Polypropylene(PP) and HDPE

Polypropylene (PP) is a thermoplastic, which means it’s an excellent candidate for vacuum casting. Moreover, it’s lightweight and heat resistant. A material with similar properties is HDPE (High-Density Polyethylene). However, it is rigid compared to PP.

Polyamide

Polyamide also has great strength but despite that, it’s highly flexible and durable. Chemical resistance is another notable characteristic. It is suitable for high-temperature applications.

Glass Filled Nylon

The addition of glass fibers to nylon significantly increases its strength and rigidity. It also exhibits improved wear and thermal resistance. It is best for internal moving parts that are subject to friction and wear.

Polycarbonate (PC)

PC is well-known for its durability, lightweight nature, and excellent dimensional stability. It can be easily molded into complex shapes and is solid and durable. UP6160 and PX510 are commonly used for polyurethane casting.

PMMA (Acrylic)

PMMA, commonly called acrylic, is a transparent plastic known for its strength and shatter resistance. It offers high clarity, making it ideal for applications requiring transparency. PMMA common grades in the market include X522HT, PX5210, and PX5210H.

Filled ABS

Filled ABS combines ABS with other materials to enhance certain properties like durability and heat resistance.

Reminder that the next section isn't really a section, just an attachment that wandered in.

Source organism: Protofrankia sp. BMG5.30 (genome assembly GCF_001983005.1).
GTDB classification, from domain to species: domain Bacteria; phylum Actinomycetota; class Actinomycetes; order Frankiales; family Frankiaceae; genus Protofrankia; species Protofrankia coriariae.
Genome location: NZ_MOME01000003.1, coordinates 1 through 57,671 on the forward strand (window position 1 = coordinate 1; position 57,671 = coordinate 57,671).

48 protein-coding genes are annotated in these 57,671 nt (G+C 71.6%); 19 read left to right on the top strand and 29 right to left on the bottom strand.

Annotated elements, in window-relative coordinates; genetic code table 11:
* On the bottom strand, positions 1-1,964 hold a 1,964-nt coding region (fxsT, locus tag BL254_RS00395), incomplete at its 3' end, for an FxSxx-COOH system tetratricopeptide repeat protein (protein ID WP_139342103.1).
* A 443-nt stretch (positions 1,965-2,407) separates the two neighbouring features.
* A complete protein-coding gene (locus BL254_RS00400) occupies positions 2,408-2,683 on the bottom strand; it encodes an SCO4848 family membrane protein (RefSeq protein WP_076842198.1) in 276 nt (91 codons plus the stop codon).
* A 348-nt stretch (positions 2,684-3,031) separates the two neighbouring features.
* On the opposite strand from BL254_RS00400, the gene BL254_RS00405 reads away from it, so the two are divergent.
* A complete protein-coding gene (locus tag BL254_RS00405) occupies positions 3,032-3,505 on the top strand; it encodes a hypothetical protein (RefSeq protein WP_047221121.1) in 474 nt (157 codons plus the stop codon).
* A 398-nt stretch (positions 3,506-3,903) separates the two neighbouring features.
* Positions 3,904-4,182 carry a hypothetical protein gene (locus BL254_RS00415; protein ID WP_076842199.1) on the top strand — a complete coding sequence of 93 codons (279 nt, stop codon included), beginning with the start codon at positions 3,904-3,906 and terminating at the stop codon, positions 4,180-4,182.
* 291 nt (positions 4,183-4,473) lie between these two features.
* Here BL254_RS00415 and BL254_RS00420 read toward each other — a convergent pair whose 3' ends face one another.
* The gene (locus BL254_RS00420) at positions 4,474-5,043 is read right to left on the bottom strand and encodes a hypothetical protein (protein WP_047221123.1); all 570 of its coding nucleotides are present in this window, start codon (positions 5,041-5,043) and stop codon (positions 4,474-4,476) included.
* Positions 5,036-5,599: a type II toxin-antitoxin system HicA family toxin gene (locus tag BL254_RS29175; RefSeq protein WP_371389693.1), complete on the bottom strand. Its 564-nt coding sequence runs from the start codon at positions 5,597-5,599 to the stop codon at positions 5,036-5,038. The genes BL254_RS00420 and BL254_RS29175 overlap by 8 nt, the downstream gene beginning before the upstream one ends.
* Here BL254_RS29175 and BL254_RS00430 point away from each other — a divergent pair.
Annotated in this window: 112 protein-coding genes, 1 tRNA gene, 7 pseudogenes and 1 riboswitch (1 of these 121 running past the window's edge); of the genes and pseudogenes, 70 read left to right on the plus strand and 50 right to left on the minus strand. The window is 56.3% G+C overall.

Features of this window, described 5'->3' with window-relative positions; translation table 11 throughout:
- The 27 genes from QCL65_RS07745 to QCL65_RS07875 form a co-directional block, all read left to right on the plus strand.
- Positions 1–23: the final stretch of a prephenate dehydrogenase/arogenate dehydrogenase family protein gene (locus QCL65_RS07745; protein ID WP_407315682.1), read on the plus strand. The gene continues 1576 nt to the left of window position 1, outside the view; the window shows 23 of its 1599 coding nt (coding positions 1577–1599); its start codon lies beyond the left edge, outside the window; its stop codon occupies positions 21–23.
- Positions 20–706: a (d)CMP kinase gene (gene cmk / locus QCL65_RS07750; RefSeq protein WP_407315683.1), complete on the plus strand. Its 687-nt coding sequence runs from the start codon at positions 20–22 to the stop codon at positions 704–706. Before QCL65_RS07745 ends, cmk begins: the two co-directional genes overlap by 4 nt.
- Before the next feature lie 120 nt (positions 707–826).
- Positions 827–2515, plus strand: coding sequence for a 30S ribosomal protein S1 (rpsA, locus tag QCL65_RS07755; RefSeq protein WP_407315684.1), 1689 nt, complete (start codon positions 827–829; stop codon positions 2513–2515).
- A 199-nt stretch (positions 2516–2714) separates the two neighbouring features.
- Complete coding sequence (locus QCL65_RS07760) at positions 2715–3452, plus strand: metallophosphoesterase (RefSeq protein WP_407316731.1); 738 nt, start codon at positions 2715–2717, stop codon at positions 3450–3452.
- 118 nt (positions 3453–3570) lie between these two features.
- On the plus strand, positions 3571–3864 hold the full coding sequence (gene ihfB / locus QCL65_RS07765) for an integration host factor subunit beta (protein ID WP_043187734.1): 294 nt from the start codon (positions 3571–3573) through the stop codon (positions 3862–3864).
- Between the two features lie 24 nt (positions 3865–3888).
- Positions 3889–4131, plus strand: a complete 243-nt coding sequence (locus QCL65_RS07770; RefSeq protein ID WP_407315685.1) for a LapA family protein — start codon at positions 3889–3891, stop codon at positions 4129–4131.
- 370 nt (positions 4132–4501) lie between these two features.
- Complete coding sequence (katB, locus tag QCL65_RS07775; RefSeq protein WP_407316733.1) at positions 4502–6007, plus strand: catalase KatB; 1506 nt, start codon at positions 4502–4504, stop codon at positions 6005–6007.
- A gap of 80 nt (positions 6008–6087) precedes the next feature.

Here’s a quick overview mechanical properties of vacuum casting materials.

MaterialTensile Strength (MPa)Flexural Rigidity(MPa)Hardness(Shore D)Rubber15 – 40—95 (Shore A)ABS60 – 841.2 – 2.580 – 100PP20 – 500.6 – 1.370– 85HDPE21 – 300.5 – 1.660 – 75Polyamide50 – 801 – 3.264 – 72Glass Filled Nylon90 – 1201.75 – 258 – 75Polycarbonate60 – 701.5 – 2.385 – 90PMMA65 – 752 – 2.283 – 99

Alternatives of Vacuum Casting for Medical Devices

Apart from using vacuum casting for the medical industry, there are alternative rapid prototyping processes to carry out the same job:

Injection Molding

injection molded syringe

Injection molding is similar to the vacuum molding process in the context that a mold cavity aids in making products. In this case, a molten material is injected into a permanent metallic cavity under high pressure, where it solidifies and attains the shape of the cavity. It’s more precise and used for high volume production of medical devices.

3D Printing

3d printing heart

3D printing is an additive process, which builds parts layer by layer from digital models. It offers high customization and flexibility, which makes it ideal for prototyping and producing complex geometries. However, the surface finish is not as good as other processes.

CNC Machining

cnc machining tooling

CNC (Computer Numeric Control) involves subtracting material from a solid block using various cutting tools to obtain the desired shape. CNC machining is highly regarded for at most precision and accuracy compared to all other processes. It’s suitable for prototyping but costs relatively compared to other processes.

Conclusion

Vacuum forming is a cost-effective method for producing medical devices quickly. With its ability to mold a variety of medical-grade materials, the applications of vacuum casting in the medical device industry are extensive. Whether it’s making prosthetic limbs, dental implants, or even rapid prototyping, the method works seamlessly.